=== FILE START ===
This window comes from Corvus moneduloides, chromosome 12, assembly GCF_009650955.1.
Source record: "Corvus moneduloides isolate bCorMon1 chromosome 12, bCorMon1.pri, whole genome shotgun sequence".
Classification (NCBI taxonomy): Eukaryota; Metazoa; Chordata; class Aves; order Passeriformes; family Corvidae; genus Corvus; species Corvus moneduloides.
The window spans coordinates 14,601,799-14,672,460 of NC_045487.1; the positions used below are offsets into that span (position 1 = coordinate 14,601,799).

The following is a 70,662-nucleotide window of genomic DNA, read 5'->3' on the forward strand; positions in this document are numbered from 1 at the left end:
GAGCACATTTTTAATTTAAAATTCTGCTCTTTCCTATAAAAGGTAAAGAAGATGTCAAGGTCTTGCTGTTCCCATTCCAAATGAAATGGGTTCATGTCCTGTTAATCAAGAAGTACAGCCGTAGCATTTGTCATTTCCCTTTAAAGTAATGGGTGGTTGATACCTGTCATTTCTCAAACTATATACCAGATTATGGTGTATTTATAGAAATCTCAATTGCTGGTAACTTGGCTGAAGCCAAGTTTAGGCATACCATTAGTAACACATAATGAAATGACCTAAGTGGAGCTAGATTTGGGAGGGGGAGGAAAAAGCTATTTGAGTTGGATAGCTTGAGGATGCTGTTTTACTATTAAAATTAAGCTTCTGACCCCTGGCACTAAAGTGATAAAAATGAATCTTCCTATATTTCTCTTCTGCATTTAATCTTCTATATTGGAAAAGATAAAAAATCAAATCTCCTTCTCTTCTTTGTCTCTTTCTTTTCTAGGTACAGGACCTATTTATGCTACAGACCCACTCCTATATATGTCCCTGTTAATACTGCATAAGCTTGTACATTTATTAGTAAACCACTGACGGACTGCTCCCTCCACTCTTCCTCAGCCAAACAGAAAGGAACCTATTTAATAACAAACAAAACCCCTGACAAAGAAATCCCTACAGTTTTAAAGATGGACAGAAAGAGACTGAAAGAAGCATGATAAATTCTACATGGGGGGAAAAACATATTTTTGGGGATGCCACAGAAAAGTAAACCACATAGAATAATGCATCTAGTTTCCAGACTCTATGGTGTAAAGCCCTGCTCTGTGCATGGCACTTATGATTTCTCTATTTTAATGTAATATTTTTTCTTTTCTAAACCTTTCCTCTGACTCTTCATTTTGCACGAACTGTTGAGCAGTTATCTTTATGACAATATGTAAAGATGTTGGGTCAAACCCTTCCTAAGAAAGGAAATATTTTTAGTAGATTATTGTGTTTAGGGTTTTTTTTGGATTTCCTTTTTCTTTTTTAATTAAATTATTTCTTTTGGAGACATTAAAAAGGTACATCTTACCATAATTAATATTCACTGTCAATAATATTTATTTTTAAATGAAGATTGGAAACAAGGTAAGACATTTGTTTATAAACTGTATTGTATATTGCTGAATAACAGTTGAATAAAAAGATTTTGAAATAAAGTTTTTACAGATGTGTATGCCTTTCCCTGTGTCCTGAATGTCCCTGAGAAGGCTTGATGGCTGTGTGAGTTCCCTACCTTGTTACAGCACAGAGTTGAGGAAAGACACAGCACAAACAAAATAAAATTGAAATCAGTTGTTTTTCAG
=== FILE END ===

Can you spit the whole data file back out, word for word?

This window comes from Corvus moneduloides, chromosome 12, assembly GCF_009650955.1.
Source record: "Corvus moneduloides isolate bCorMon1 chromosome 12, bCorMon1.pri, whole genome shotgun sequence".
Classification (NCBI taxonomy): Eukaryota; Metazoa; Chordata; class Aves; order Passeriformes; family Corvidae; genus Corvus; species Corvus moneduloides.
The window spans coordinates 14,601,799-14,672,460 of NC_045487.1; the positions used below are offsets into that span (position 1 = coordinate 14,601,799).

The following is a 70,662-nucleotide window of genomic DNA, read 5'->3' on the forward strand; positions in this document are numbered from 1 at the left end:
GAGCACATTTTTAATTTAAAATTCTGCTCTTTCCTATAAAAGGTAAAGAAGATGTCAAGGTCTTGCTGTTCCCATTCCAAATGAAATGGGTTCATGTCCTGTTAATCAAGAAGTACAGCCGTAGCATTTGTCATTTCCCTTTAAAGTAATGGGTGGTTGATACCTGTCATTTCTCAAACTATATACCAGATTATGGTGTATTTATAGAAATCTCAATTGCTGGTAACTTGGCTGAAGCCAAGTTTAGGCATACCATTAGTAACACATAATGAAATGACCTAAGTGGAGCTAGATTTGGGAGGGGGAGGAAAAAGCTATTTGAGTTGGATAGCTTGAGGATGCTGTTTTACTATTAAAATTAAGCTTCTGACCCCTGGCACTAAAGTGATAAAAATGAATCTTCCTATATTTCTCTTCTGCATTTAATCTTCTATATTGGAAAAGATAAAAAATCAAATCTCCTTCTCTTCTTTGTCTCTTTCTTTTCTAGGTACAGGACCTATTTATGCTACAGACCCACTCCTATATATGTCCCTGTTAATACTGCATAAGCTTGTACATTTATTAGTAAACCACTGACGGACTGCTCCCTCCACTCTTCCTCAGCCAAACAGAAAGGAACCTATTTAATAACAAACAAAACCCCTGACAAAGAAATCCCTACAGTTTTAAAGATGGACAGAAAGAGACTGAAAGAAGCATGATAAATTCTACATGGGGGGAAAAACATATTTTTGGGGATGCCACAGAAAAGTAAACCACATAGAATAATGCATCTAGTTTCCAGACTCTATGGTGTAAAGCCCTGCTCTGTGCATGGCACTTATGATTTCTCTATTTTAATGTAATATTTTTTCTTTTCTAAACCTTTCCTCTGACTCTTCATTTTGCACGAACTGTTGAGCAGTTATCTTTATGACAATATGTAAAGATGTTGGGTCAAACCCTTCCTAAGAAAGGAAATATTTTTAGTAGATTATTGTGTTTAGGGTTTTTTTTGGATTTCCTTTTTCTTTTTTAATTAAATTATTTCTTTTGGAGACATTAAAAAGGTACATCTTACCATAATTAATATTCACTGTCAATAATATTTATTTTTAAATGAAGATTGGAAACAAGGTAAGACATTTGTTTATAAACTGTATTGTATATTGCTGAATAACAGTTGAATAAAAAGATTTTGAAATAAAGTTTTTACAGATGTGTATGCCTTTCCCTGTGTCCTGAATGTCCCTGAGAAGGCTTGATGGCTGTGTGAGTTCCCTACCTTGTTACAGCACAGAGTTGAGGAAAGACACAGCACAAACAAAATAAAATTGAAATCAGTTGTTTTTCAG